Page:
lightly. One of the most effective tools against apartheid South
      Africa was the South African Non-Racialised Olympic Committee, which
      attempted to use sports as a way to highlight and broadcast the
      inequities of the South African government. Sports can bring a
      political spotlight and unwanted attention onto a society like few
      other forces in the international community, galvanising, attention,
      passion and, as we saw in Turkey, anger.

      Israel hasn't helped itself in this regard by making sports a target
      in the war. On 9 January, the IDF bombed Gaza's Palestine National
      Stadium. The stadium was also the head of the Palestinian Football
      Association. The structure was built in 2005 partially with funds
      from Fifa. The facility will now need to be rebuilt again (in 2006 it
      was also bombed). It was meant to be a symbol of a Palestinian state,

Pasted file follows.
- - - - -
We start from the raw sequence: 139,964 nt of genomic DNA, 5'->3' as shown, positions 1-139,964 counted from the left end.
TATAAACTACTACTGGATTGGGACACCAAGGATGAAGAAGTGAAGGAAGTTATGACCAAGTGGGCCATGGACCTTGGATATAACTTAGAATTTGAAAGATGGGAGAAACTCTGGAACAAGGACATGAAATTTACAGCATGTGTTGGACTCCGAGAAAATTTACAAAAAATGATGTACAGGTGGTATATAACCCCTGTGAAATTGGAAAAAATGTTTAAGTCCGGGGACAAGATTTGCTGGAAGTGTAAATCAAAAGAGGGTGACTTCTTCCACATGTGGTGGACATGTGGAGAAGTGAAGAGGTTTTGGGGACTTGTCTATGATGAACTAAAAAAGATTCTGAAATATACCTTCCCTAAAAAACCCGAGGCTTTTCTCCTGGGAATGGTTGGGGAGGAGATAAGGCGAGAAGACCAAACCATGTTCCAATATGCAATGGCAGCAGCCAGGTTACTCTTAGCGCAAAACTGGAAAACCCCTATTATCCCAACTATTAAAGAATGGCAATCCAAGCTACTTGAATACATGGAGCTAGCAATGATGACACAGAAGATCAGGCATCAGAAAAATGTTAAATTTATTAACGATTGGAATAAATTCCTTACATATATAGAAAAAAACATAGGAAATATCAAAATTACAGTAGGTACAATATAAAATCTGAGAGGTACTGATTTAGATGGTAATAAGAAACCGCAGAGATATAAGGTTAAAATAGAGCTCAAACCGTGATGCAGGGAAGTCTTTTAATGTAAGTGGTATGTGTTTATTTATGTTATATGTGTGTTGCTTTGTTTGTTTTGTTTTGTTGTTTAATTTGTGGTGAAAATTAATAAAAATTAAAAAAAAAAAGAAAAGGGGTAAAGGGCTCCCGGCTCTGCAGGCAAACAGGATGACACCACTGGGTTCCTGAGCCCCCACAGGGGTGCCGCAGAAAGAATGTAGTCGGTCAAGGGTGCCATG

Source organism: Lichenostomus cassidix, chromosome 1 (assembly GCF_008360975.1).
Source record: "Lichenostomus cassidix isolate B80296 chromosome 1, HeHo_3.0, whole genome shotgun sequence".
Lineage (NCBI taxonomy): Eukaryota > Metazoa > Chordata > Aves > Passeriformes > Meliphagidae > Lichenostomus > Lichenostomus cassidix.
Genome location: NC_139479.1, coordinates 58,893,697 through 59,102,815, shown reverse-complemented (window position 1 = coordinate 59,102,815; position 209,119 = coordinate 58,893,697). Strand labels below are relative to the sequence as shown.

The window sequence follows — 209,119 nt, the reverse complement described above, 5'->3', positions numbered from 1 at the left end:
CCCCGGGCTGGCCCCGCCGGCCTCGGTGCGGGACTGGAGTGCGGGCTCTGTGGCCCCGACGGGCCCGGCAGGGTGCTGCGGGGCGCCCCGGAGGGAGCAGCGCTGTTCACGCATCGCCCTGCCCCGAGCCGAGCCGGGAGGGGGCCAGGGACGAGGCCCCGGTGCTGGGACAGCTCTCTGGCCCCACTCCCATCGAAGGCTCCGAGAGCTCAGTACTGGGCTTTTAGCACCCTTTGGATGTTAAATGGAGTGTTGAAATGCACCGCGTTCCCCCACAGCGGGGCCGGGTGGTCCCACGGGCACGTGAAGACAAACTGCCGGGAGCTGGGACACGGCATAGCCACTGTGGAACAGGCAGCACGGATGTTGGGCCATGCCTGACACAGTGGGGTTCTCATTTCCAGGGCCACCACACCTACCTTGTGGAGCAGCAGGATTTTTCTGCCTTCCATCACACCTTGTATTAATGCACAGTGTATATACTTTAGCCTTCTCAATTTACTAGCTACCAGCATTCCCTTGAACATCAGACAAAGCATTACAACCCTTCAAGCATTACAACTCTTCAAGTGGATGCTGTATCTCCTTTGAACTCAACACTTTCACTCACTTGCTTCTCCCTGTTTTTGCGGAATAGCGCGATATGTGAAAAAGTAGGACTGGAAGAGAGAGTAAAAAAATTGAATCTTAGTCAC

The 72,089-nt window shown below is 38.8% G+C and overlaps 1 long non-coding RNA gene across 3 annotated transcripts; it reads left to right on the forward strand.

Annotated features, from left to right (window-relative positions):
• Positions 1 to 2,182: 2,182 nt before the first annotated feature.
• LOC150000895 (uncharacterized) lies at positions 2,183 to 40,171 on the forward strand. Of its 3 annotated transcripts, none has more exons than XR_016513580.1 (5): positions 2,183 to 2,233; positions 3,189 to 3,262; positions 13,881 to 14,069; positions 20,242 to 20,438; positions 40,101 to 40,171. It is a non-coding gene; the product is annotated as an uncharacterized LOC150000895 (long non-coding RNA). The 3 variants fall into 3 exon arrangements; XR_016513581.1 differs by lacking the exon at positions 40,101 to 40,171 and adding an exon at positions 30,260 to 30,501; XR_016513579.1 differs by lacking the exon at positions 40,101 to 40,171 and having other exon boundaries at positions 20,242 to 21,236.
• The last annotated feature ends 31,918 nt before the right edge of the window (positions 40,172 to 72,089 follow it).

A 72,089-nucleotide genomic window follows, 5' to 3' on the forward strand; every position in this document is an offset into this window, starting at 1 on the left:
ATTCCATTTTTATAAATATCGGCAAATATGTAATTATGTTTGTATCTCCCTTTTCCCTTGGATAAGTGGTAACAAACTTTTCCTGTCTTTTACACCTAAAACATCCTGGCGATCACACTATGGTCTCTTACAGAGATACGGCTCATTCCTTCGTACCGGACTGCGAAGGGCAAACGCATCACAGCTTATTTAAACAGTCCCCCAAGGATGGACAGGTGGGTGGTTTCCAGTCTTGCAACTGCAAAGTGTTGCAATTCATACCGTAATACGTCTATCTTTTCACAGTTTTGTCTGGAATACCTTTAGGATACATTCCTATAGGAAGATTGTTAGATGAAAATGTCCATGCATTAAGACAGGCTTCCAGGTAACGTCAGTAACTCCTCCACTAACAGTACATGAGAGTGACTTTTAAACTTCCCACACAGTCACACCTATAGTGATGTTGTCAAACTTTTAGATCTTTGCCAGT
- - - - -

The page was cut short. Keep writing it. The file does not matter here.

something that united the West Bank and Gaza as an expression of
      unity. Now it is rubble.

      In addition, perhaps fearing a repeat of Ankara, the Israel Football
      Federation is preventing any club matches from being played in
      Palestinian towns. As Jimmy Johnson, who works in Jerusalem for the
      Israeli Committee Against House Demolitions told me: "These are not
      Palestinian clubs from the West Bank, East Jerusalem or Gaza, but for
      Palestinian citizens of Israel, sometimes called Arab Israelis, who
      are almost 20% of the population, vote in Israeli elections, etc."

      This has gotten little press in the US, but in the soccer-mad Middle
      East, it is altogether insult on top of injury.

      Sports, which we are told repeatedly represent a sacredly apolitical